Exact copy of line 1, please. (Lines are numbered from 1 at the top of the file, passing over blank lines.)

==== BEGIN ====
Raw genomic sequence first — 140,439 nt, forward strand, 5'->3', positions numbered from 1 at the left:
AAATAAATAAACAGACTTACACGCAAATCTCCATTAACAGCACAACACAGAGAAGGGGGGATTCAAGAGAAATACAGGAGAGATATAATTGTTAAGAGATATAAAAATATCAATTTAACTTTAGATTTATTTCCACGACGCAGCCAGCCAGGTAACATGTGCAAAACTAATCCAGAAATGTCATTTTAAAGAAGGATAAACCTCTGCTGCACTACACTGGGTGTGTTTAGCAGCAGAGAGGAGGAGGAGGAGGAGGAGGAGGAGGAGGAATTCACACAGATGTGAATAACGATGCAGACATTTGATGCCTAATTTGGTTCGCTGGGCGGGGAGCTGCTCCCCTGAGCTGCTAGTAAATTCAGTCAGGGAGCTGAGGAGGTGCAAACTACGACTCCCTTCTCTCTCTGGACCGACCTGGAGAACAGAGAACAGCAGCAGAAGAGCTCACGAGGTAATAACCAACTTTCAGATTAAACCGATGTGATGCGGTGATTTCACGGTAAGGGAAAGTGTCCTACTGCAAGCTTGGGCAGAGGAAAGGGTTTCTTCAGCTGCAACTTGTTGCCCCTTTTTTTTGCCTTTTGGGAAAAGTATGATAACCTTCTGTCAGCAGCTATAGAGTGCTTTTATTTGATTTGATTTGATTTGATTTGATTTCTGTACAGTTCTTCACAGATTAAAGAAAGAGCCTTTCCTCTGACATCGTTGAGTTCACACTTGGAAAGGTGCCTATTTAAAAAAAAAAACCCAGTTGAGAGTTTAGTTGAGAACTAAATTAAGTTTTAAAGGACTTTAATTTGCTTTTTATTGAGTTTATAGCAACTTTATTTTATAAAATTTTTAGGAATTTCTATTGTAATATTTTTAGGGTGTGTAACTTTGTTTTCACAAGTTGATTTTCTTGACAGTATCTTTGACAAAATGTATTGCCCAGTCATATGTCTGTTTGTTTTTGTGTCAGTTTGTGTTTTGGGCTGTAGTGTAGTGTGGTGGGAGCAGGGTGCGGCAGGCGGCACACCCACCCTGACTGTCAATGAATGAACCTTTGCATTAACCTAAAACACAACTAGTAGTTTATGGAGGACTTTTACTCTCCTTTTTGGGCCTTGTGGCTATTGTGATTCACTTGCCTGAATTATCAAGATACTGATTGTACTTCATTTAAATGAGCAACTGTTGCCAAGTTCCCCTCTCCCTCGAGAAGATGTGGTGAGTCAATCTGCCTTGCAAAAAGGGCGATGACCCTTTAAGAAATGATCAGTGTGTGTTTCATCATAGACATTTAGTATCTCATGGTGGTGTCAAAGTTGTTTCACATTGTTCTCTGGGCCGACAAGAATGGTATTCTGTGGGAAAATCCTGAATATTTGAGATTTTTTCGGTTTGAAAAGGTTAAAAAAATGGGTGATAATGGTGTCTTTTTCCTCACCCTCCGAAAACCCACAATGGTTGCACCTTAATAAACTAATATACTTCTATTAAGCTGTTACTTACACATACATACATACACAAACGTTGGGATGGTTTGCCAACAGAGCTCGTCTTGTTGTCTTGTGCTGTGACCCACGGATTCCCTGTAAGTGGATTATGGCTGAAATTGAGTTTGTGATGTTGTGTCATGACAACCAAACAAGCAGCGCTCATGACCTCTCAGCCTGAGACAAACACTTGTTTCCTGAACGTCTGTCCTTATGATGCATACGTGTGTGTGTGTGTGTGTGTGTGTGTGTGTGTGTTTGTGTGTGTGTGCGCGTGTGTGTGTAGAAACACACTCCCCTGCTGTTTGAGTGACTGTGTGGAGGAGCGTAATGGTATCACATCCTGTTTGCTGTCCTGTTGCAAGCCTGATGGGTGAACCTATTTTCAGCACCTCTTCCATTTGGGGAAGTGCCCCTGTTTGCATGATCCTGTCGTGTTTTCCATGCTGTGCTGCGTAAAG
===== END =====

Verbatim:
Raw genomic sequence first — 140,439 nt, forward strand, 5'->3', positions numbered from 1 at the left: